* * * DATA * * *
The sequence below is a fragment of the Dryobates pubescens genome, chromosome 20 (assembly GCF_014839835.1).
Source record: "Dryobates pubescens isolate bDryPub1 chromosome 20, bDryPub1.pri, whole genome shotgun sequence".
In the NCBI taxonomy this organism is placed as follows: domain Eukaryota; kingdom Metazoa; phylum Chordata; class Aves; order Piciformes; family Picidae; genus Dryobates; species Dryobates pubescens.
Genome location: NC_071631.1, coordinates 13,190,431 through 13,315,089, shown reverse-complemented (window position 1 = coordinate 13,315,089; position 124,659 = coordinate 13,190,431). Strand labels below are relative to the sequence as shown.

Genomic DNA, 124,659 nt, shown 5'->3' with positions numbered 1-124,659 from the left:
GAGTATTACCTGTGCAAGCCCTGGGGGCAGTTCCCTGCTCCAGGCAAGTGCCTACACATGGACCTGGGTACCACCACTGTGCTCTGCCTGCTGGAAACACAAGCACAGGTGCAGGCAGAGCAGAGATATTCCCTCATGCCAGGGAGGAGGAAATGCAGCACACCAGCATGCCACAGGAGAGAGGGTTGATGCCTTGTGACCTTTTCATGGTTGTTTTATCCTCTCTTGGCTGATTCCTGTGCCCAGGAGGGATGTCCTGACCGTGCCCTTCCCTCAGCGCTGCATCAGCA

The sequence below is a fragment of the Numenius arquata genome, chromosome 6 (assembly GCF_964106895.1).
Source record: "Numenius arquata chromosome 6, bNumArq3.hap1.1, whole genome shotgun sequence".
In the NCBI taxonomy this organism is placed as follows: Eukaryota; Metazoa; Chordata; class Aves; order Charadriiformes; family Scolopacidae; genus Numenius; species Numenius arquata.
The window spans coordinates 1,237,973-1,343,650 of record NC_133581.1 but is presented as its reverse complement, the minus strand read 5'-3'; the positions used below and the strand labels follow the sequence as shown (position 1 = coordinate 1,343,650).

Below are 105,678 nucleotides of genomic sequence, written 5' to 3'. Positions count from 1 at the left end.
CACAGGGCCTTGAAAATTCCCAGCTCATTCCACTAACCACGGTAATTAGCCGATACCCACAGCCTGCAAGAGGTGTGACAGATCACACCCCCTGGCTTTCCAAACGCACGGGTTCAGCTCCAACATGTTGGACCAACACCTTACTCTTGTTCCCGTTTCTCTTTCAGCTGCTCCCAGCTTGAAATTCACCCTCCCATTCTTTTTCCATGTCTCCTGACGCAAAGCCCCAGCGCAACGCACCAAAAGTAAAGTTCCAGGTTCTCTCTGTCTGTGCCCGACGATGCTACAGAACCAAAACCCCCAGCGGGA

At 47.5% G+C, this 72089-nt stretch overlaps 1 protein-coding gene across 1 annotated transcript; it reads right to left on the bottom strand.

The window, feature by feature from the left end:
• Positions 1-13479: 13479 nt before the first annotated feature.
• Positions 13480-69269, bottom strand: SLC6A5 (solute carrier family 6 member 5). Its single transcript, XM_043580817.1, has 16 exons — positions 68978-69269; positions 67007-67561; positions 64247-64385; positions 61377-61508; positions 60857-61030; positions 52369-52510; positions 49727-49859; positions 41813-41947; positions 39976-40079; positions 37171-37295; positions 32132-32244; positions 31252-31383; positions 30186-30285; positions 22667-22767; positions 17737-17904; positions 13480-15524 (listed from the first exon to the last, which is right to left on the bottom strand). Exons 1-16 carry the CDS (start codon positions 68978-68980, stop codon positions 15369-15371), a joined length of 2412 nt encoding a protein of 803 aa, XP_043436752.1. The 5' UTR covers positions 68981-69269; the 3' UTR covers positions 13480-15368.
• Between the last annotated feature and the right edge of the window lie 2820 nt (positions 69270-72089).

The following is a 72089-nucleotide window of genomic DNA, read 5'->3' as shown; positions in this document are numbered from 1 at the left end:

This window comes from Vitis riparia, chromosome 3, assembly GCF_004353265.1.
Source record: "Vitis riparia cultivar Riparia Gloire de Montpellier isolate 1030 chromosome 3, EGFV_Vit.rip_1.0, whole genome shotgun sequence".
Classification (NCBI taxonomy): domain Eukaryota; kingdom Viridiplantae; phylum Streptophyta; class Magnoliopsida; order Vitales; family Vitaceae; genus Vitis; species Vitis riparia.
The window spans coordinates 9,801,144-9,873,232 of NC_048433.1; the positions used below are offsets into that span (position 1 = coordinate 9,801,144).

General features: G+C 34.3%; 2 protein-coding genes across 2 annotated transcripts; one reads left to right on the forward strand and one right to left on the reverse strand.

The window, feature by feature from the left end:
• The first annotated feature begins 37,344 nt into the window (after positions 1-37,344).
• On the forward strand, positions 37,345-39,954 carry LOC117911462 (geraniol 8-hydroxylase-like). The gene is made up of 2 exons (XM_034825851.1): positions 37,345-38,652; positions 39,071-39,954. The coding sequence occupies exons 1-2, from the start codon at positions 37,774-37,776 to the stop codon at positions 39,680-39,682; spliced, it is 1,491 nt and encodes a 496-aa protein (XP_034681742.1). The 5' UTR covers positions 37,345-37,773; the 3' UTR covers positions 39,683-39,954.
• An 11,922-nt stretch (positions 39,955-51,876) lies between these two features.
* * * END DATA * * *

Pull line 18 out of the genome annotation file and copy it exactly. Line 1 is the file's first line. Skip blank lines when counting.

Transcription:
The following is a 72089-nucleotide window of genomic DNA, read 5'->3' as shown; positions in this document are numbered from 1 at the left end: